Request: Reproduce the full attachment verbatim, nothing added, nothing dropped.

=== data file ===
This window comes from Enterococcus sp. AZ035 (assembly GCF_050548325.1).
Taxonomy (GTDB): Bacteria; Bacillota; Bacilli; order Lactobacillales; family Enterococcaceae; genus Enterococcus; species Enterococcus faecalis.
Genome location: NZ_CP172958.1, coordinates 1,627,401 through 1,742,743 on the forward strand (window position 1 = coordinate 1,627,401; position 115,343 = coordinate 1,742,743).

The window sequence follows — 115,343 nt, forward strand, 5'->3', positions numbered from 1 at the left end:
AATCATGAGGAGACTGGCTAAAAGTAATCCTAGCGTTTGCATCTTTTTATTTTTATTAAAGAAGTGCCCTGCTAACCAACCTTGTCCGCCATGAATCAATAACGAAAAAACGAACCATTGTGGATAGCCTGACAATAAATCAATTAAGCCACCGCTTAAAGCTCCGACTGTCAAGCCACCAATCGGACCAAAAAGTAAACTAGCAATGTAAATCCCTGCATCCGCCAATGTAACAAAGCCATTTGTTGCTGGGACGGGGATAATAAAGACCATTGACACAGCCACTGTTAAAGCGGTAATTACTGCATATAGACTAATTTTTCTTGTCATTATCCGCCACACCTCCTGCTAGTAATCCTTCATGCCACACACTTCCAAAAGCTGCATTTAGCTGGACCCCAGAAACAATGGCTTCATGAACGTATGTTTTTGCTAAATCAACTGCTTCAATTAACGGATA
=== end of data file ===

This window comes from Enterococcus sp. AZ035 (assembly GCF_050548325.1).
Taxonomy (GTDB): Bacteria; Bacillota; Bacilli; order Lactobacillales; family Enterococcaceae; genus Enterococcus; species Enterococcus faecalis.
Genome location: NZ_CP172958.1, coordinates 1,627,401 through 1,742,743 on the forward strand (window position 1 = coordinate 1,627,401; position 115,343 = coordinate 1,742,743).

The window sequence follows — 115,343 nt, forward strand, 5'->3', positions numbered from 1 at the left end:
AATCATGAGGAGACTGGCTAAAAGTAATCCTAGCGTTTGCATCTTTTTATTTTTATTAAAGAAGTGCCCTGCTAACCAACCTTGTCCGCCATGAATCAATAACGAAAAAACGAACCATTGTGGATAGCCTGACAATAAATCAATTAAGCCACCGCTTAAAGCTCCGACTGTCAAGCCACCAATCGGACCAAAAAGTAAACTAGCAATGTAAATCCCTGCATCCGCCAATGTAACAAAGCCATTTGTTGCTGGGACGGGGATAATAAAGACCATTGACACAGCCACTGTTAAAGCGGTAATTACTGCATATAGACTAATTTTTCTTGTCATTATCCGCCACACCTCCTGCTAGTAATCCTTCATGCCACACACTTCCAAAAGCTGCATTTAGCTGGACCCCAGAAACAATGGCTTCATGAACGTATGTTTTTGCTAAATCAACTGCTTCAATTAACGGATA